Why drag the name of Gloria Macapagal-Arroyo and her administration into the Malampaya Fund scandal? That was the question Eduardo Ermita, Arroyo’s then executive secretary, posed on Friday when he lashed out at the Aquino administration for having filed charges against him, his former boss and 20 others for the alleged plunder of P900 million of the fund.
Well, why on earth not? The misuse happened during the Arroyo presidency, the irregularity arising, if the National Bureau of Investigation charge sheet is correct, from “this leniency of control displayed by the former President in the use of and access to an essentially presidential discretionary fund [which] made possible the plunder of such fund, either intentionally or through gross inexcusable negligence.”
The backup paperwork authorizing the juggling of the fund has all the requisite signatures of Arroyo, Ermita, then Budget Secretary Rolando Andaya, and other officials and functionaries of government offices through which the fund was coursed—en route, it now appears, to the black hole of bogus nongovernment organizations that accused Janet Lim-Napoles was said to have set up specifically to corner the fund.
On Oct. 13, 2009, Arroyo signed Executive Order 848 allowing the use of the Malampaya Fund outside of the energy industry, following a request by Andaya to use the money for the relief and rehabilitation of areas devastated by Tropical Storms “Ondoy” and “Pepeng.”
“The request preceded the existence of the legal basis for the making of any such request in the first place,” states the NBI complaint. “The lack of specificity in Arroyo’s and Ermita’s identification of the authorized purpose by which DBM (Department of Budget and Management) can access the Malampaya Fund resulted in the almost discretionary, if not arbitrary, granting of implementing agency requests for millions of pesos in funds by the DBM.”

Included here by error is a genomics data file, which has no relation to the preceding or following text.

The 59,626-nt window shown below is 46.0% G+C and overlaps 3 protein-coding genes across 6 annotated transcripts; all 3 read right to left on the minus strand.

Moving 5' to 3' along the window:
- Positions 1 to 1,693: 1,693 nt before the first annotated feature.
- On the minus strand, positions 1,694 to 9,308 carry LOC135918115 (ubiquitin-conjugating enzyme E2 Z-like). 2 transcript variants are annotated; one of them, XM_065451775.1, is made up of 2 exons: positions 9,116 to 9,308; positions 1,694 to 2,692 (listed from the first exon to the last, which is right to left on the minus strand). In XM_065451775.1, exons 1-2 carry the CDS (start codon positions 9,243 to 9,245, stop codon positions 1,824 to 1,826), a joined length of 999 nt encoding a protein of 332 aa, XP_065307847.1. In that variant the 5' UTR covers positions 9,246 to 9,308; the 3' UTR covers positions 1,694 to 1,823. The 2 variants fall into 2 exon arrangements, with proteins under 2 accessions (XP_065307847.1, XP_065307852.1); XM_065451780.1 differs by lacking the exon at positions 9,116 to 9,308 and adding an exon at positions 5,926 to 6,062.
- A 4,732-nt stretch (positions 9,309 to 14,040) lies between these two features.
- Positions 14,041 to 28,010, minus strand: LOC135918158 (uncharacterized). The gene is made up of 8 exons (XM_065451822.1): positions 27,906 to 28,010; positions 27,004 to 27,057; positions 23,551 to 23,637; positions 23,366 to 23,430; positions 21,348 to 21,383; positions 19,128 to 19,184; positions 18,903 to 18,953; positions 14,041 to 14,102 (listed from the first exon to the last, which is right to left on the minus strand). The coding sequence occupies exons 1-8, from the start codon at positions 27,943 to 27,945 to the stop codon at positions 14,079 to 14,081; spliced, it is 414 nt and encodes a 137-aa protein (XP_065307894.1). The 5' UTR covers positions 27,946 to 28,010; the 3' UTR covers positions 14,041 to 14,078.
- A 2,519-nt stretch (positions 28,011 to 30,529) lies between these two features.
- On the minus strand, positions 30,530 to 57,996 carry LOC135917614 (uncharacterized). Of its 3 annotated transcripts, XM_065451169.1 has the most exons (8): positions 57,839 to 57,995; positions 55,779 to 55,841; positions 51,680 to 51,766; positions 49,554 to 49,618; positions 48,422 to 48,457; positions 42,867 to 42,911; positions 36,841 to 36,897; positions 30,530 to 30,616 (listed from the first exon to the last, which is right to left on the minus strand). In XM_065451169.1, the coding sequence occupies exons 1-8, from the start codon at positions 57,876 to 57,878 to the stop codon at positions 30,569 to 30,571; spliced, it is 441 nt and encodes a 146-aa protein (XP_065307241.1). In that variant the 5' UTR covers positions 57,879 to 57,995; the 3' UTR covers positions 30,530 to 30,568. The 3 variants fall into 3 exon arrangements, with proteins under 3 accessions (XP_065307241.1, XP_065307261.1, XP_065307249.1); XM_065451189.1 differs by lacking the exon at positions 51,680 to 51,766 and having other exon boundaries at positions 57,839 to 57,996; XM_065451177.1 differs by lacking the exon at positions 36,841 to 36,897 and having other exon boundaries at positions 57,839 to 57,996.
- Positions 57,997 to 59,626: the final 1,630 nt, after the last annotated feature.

How did Napoles figure in the scheme? According to whistle-blower Benhur Luy, she was tipped about the impending release of the fund, after which, the NBI says, she “directed her JLN staff to manufacture the necessary documents for submission to DAR (Department of Agrarian Reform), including fake letter-requests from Mayors whose farmer-beneficiaries are supposed to be recipients of the projects to be financed by the P900 million fund.”
By the time the DBM released the P900-million allocation to the Department of Agriculture, everything was set for the grand switcheroo. The so-called letter-requests for funding were approved by the DA, with the memorandum of agreement signed by the mayors (many of whom now contend that their signatures were forged) and former Agrarian Reform undersecretary Narciso Nieto. The checks, also signed by Nieto, were released to the NGOs and then deposited. Once these were cleared, the cash was withdrawn and brought to Napoles’ pad—sacks and sacks of it, as the whistle-blowers have testified, such that it had to be stashed in Napoles’ bathtub.
Obviously, Napoles was merely the bag lady in this case. She had to dole out money to the various enablers of the ingenious operation she had put in place. Among those said to have received kickbacks were Nasser Pangandaman, former agrarian reform secretary (P75 million); Teresita Panlilio, former director of the Finance and Management Service and current OIC of the Presidential Agrarian Reform Council Secretariat (P14 million); and Nieto (P6 million). Is it possible that they managed to skim off their own percentage from the dough, but their bosses upstairs—Andaya, Ermita, all the way to Arroyo—didn’t? This is the Philippines; the idea of petty, unctuous bureaucrats able to one-up their masters in the kickback game is as farfetched as they come. The game got going simply because somebody powerful enough green-lighted it.
That charges were brought against Arroyo et al. for the alleged plunder of the Malampaya Fund is a promising development, and partly fulfills the Aquino administration’s promise to roll out more charges against everyone involved in the pork barrel scam. But it remains to be seen whether the administration will display the same resolve toward corrupt officials who are now its allies. The huge corruption at the heart of the Malampaya Fund scandal alone suggests that many more people in the government knew about it—abetted it and most likely benefited from it—than has been disclosed so far.
The pursuit of justice against those who stole the people’s money should lead to whoever is guilty, whether ally or enemy. Anything less, and the Aquino administration will be as suspect as its predecessor.
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